EN460a - Medieval Drama
Here are some World Wide Web and Internet resources for the study of Medieval and Early Renaissance Drama.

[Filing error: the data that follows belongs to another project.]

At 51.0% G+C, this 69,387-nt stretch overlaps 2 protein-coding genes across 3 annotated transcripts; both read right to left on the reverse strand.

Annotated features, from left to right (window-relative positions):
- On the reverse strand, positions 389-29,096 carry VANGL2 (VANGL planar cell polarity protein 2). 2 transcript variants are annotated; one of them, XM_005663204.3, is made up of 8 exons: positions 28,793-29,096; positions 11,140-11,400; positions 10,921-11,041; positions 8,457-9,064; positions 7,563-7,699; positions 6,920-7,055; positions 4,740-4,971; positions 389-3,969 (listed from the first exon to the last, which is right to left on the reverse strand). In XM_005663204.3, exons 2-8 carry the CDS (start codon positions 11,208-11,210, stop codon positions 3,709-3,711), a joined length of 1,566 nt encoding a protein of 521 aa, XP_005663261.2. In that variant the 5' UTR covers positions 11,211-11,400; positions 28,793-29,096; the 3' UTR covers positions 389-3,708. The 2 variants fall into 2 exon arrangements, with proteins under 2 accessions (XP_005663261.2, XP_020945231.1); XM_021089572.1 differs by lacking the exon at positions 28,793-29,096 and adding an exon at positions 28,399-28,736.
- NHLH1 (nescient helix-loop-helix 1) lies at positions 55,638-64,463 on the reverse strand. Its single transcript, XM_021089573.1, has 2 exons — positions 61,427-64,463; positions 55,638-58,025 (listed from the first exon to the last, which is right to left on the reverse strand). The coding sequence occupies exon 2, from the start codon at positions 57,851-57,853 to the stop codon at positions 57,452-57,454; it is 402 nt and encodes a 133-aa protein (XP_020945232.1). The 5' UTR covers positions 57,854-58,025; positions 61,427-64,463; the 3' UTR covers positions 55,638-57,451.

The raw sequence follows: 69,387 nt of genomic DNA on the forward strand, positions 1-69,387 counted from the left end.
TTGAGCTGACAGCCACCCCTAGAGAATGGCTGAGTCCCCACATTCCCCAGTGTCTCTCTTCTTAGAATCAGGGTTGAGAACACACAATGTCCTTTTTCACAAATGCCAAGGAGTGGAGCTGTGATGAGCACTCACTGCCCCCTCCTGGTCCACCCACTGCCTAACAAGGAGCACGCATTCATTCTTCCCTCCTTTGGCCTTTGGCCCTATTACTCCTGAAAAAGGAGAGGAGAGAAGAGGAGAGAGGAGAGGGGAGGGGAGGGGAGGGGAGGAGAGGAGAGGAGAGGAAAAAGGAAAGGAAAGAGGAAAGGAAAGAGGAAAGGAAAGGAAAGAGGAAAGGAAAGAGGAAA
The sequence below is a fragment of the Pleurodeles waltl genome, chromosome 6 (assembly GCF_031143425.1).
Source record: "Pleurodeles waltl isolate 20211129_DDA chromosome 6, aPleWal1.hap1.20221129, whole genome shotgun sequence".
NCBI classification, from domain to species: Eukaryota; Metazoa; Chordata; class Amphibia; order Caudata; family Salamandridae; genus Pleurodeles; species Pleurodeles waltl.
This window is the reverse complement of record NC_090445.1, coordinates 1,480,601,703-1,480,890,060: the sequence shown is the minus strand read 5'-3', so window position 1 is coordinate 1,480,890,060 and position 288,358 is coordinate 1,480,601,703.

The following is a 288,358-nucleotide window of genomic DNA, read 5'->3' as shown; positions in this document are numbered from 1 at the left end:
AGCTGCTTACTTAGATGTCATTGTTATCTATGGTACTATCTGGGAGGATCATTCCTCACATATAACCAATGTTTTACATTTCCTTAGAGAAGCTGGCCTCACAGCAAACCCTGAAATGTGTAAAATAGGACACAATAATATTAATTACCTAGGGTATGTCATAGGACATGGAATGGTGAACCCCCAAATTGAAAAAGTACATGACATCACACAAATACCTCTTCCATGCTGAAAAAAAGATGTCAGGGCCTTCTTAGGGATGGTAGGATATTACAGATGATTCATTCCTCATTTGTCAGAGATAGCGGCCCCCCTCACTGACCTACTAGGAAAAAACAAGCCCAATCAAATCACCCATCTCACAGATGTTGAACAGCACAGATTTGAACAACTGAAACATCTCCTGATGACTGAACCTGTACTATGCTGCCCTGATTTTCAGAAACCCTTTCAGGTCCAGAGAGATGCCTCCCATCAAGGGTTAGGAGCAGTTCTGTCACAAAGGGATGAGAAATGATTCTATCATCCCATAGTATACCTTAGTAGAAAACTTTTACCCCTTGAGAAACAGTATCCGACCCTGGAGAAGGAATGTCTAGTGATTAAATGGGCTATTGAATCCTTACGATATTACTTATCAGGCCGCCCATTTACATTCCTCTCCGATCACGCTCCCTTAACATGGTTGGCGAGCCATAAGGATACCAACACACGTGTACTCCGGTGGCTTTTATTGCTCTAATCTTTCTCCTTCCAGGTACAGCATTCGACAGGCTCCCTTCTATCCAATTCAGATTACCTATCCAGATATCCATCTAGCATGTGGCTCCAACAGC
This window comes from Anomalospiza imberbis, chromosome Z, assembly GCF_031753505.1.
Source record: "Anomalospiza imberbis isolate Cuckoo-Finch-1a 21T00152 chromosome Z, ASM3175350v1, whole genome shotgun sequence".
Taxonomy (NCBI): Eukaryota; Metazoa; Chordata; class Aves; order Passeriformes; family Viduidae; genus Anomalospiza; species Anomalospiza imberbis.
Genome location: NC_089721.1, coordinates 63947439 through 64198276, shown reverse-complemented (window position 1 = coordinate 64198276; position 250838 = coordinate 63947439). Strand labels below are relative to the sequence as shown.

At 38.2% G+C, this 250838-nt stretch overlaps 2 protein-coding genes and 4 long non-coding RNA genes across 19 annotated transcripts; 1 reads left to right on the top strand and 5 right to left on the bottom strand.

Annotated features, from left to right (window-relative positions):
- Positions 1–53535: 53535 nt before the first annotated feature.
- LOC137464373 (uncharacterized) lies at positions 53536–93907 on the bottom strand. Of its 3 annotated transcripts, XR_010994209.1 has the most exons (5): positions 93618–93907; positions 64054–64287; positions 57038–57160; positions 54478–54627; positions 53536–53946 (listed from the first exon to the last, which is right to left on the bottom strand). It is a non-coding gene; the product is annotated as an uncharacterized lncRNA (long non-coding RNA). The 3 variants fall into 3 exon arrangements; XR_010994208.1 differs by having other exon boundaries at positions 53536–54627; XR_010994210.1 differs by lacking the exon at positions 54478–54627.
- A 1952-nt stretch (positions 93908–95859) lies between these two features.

Our knowledge and interpretation of medieval drama in England, especially of the mystery plays, has changed radically over the past 25 years, thanks largely to the work of the Records of Early English Drama (REED). Dr. Gloria Betcher of Iowa State University has provided an excellent comparison of what we thought we knew about medieval drama in 1951 and what we think we know now, for which click here. Most importantly, local civic and parish records show that 1) cycles of biblical dramas from Creation to Judgment were almost unique to York and Chester, whereas other towns had a variety of entertainments, including short, individual plays that were not part of a larger cycle--this is true of the so-called "Wakefield Cycle" or more properly "the Towneley Plays"; and 2) there is no genre called "the Corpus Christi Play" particularly connected to the Feast of Corpus Christi; any of these plays might just as well have been performed on a variety of holidays, mostly in the Spring and Summer, especially during Whitsuntide (the week of Pentecost Sunday). For the latest scholarship on these issues, see the works of, among others, Garrett P.J. Epp, Alexandra F. Johnston, and Barbara D. Palmer in the bibliographies which can be found in the menu on the right.